BREAKING - Linn tornado aftermath
Picking up the pieces
November 23, 2010 | 11:34 AM
Linn — Mother Nature's wrecking ball smashed into four houses and three barns Monday afternoon. Some livestock also were killed.
After two tornadoes roared through Southeastern Wisconsin, about 4,000 were without power. But on Tuesday, some locals continue to pick up the pieces.
At about 11:20 a.m., Linn Police Chief Dennis Wisniewski said Zenda remained in a blackout. Wisniewski said the Linn Town Hall offices — including his Police Department — are running off a generator until Alliant Energy restores electricity, which was expected to occur by 2 p.m.
The damage remains. During a telephone interview Tuesday, a dispatcher announced over Wisniewski's radio a black hawk helicopter is flying over Linn Township Tuesday at about 1 p.m. to survey the damage.
Wisniewski said what began Monday at about 3:09 p.m. was one of the worst storms he ever witnessed.
"I was on Highway B and Academy Road when it came through," Wisniewski said. "It was just wind and a lot of rain. Visibility was almost next to nothing."
He wasn't far from one of the storm-battered properties, which is owned by Kelly and Deb Elliot, Highway B. Other property owners reeling after Monday's storm are Dick and Bonnie Cornue, Lakeville Road; and Scott Sherman, Swamp Angel Road. Bonnie Cornue is president of the Reek School Board.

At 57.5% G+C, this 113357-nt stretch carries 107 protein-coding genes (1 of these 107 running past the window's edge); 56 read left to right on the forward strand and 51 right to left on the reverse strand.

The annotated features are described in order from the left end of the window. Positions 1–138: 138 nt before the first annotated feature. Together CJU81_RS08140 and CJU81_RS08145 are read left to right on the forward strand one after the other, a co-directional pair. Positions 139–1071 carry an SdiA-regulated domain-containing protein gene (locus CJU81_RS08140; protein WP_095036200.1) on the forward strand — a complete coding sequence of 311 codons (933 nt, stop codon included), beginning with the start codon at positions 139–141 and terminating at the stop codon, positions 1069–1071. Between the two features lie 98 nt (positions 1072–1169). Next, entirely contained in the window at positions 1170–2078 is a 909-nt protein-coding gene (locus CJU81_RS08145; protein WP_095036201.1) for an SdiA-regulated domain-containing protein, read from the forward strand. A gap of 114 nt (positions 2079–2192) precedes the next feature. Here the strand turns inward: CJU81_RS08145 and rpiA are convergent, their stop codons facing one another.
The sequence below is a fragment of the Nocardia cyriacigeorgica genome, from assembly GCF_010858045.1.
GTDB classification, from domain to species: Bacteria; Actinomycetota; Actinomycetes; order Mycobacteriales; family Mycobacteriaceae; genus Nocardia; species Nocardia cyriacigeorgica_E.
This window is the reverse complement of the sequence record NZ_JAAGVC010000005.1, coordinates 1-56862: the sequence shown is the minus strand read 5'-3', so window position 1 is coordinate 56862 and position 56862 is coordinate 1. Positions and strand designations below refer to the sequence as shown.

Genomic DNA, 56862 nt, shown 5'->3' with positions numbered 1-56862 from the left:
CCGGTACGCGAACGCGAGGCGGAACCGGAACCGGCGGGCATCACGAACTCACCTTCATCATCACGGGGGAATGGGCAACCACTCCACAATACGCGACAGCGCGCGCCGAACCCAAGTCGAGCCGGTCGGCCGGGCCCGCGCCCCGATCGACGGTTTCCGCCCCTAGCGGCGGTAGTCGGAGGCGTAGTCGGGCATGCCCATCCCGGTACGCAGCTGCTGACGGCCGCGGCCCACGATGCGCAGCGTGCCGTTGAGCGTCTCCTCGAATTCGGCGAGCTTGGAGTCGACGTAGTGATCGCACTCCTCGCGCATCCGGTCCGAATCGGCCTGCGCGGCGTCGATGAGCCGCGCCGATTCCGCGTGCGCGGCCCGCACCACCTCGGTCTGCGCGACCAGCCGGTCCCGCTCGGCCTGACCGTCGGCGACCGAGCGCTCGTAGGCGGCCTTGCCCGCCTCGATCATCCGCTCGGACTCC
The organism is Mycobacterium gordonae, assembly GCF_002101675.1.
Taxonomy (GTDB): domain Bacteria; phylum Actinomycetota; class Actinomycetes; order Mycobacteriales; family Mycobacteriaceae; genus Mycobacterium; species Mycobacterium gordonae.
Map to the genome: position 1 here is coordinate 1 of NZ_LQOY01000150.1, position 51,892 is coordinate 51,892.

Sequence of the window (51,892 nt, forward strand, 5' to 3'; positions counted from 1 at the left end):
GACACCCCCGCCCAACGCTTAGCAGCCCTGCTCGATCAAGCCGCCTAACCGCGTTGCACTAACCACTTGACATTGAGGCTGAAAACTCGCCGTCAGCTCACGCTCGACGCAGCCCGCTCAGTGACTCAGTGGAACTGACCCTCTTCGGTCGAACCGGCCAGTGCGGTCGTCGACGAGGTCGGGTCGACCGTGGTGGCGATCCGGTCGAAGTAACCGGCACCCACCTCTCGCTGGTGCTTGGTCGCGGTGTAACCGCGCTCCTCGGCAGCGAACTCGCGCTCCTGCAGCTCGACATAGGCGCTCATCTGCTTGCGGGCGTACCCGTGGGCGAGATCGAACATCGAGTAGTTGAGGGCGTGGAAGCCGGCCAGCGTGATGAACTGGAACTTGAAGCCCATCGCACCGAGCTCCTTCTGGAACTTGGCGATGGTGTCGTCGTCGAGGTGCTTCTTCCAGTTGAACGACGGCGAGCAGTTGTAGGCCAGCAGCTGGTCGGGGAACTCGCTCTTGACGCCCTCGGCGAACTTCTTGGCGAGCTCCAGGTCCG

Wisniewski said after Walworth County Dispatch alerted authorities to the tornado warning, he left his office as the sirens blared to obtain a "good vantage point" of the storm.
"Actually, I was so intent on seeing what was going on, so I'd be able to tell dispatch and they would be able to relay that to the other units ... I was basically just watching," Wisniewski said.
Several agencies assisted town of Linn police, fire and EMS personnel, including the Walworth County Sheriff's Department and Emergency Government, Wisconsin State Patrol and Wisconsin Emergency Operations.
A command center was established at the Linn Fire Station on Hillside Road.
"Once we had everything under control and the roads blocked off, once we had all the damaged properties secure with officers from our department, state patrol and the county, we left around 10 p.m.," Wisniewski said.
He said Walworth County Sheriff David Graves and Undersheriff Kurt Picknell remained at the center throughout the ordeal.
Wisniewski said despite being caught in what's sure to be referred to as one of the worst township storms in recent memory, he didn't have time for fear.
"When you get in a situation like this, obviously public safety is No. 1 — trying to get things organized, to make sure nobody is (hurt), that their property isn't damaged any further, coordinating with other agencies," he said. "I really didn't have time to think of anything else. The people are priority."
Authorities haven't reported any injuries or human casualties caused by Monday's storm.
Tuesday morning, workers — including some from the Walworth County Public Works Department — began clearing fallen tree limbs near Highway B. Several vehicles passed slowly through the one-lane work zone.
Wisniewski said so far, onlookers are being orderly.
"There are people out there who would like to help, but I would say because of the coordination between the agencies involved, everything is working out, which has a lot to do with the calmness of the public," he said.